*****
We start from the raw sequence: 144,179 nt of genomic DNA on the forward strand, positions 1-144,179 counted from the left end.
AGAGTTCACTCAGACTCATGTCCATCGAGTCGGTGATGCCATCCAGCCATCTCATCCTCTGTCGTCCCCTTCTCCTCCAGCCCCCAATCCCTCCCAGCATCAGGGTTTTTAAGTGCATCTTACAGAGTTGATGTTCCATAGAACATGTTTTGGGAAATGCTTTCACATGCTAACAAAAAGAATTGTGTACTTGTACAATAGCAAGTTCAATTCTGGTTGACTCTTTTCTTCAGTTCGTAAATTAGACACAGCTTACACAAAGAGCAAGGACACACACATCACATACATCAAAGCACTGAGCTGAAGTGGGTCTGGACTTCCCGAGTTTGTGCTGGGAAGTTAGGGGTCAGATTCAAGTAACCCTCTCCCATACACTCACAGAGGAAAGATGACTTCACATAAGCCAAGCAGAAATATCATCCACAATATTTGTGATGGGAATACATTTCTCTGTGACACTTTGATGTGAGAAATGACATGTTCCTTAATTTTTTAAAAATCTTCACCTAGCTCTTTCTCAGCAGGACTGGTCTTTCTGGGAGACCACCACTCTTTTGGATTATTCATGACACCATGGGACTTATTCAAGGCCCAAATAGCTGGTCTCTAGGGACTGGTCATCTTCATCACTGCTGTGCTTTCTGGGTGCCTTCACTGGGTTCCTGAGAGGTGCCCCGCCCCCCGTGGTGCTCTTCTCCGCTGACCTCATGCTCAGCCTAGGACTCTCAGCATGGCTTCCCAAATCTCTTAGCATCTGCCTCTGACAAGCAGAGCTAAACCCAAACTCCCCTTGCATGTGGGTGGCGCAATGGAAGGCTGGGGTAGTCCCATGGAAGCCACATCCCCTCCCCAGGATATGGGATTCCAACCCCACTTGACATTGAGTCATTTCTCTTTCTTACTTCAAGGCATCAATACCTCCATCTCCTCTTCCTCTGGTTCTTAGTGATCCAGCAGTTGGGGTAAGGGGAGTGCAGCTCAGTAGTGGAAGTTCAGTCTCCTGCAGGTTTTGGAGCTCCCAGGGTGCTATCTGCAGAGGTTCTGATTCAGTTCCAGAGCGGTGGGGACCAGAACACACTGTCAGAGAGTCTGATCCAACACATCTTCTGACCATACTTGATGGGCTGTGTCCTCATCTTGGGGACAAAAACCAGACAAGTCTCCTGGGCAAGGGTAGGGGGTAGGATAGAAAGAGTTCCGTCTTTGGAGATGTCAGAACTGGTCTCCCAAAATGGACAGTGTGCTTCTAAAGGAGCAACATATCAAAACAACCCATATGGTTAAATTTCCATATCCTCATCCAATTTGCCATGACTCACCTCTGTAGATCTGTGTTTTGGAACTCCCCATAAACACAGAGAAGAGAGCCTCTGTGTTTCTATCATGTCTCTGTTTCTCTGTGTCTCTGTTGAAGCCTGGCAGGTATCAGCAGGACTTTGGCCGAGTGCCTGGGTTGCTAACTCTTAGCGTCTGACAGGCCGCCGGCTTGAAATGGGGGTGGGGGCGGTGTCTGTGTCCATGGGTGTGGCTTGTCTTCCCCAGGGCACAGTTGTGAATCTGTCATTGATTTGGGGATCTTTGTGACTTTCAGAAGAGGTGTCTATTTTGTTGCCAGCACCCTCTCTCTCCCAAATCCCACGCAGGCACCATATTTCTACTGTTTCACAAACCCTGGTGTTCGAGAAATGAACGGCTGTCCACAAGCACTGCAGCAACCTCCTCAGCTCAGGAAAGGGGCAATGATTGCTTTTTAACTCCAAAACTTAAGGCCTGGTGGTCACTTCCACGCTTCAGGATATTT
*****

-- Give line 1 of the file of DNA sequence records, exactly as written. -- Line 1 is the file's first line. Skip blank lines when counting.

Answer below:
We start from the raw sequence: 144,179 nt of genomic DNA on the forward strand, positions 1-144,179 counted from the left end.